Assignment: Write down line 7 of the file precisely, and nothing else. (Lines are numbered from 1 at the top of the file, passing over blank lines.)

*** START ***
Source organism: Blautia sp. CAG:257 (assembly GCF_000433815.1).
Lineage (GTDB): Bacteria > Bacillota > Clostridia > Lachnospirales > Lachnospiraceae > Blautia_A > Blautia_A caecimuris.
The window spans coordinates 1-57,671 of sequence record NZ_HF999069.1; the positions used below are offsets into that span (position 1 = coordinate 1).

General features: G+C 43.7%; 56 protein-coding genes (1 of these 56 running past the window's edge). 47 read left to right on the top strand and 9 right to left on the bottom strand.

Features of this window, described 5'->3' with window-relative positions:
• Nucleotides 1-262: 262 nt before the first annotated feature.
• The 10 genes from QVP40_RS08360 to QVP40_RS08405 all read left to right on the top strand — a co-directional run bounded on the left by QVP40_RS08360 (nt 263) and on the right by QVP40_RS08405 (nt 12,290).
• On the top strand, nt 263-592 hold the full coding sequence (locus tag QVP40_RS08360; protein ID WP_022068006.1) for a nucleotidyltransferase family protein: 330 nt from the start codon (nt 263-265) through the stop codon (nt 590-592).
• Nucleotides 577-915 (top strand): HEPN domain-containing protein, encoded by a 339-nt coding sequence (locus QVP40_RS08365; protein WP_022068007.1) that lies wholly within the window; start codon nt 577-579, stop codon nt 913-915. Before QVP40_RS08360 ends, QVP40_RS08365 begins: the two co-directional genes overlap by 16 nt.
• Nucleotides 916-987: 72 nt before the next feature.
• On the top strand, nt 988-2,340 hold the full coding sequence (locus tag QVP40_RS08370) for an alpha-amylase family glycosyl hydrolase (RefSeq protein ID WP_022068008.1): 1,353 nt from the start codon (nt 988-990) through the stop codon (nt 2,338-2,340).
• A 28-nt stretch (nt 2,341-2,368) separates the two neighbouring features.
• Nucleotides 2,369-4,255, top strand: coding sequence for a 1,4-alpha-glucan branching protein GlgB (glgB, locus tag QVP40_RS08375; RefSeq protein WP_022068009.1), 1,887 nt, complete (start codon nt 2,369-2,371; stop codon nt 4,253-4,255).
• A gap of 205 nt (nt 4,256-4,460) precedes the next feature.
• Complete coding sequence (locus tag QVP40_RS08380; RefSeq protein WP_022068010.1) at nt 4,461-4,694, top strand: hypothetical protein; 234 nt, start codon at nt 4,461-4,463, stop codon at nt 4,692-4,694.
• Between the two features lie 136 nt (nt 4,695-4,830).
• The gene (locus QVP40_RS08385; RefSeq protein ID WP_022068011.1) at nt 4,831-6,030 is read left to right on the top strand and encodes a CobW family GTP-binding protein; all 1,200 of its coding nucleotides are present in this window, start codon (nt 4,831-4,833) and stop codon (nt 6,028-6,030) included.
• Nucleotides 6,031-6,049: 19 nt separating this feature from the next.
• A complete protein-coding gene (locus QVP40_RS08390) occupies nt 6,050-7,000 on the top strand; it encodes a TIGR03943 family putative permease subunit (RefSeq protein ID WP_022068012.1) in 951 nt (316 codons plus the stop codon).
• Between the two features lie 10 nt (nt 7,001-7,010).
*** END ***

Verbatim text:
• The 10 genes from QVP40_RS08360 to QVP40_RS08405 all read left to right on the top strand — a co-directional run bounded on the left by QVP40_RS08360 (nt 263) and on the right by QVP40_RS08405 (nt 12,290).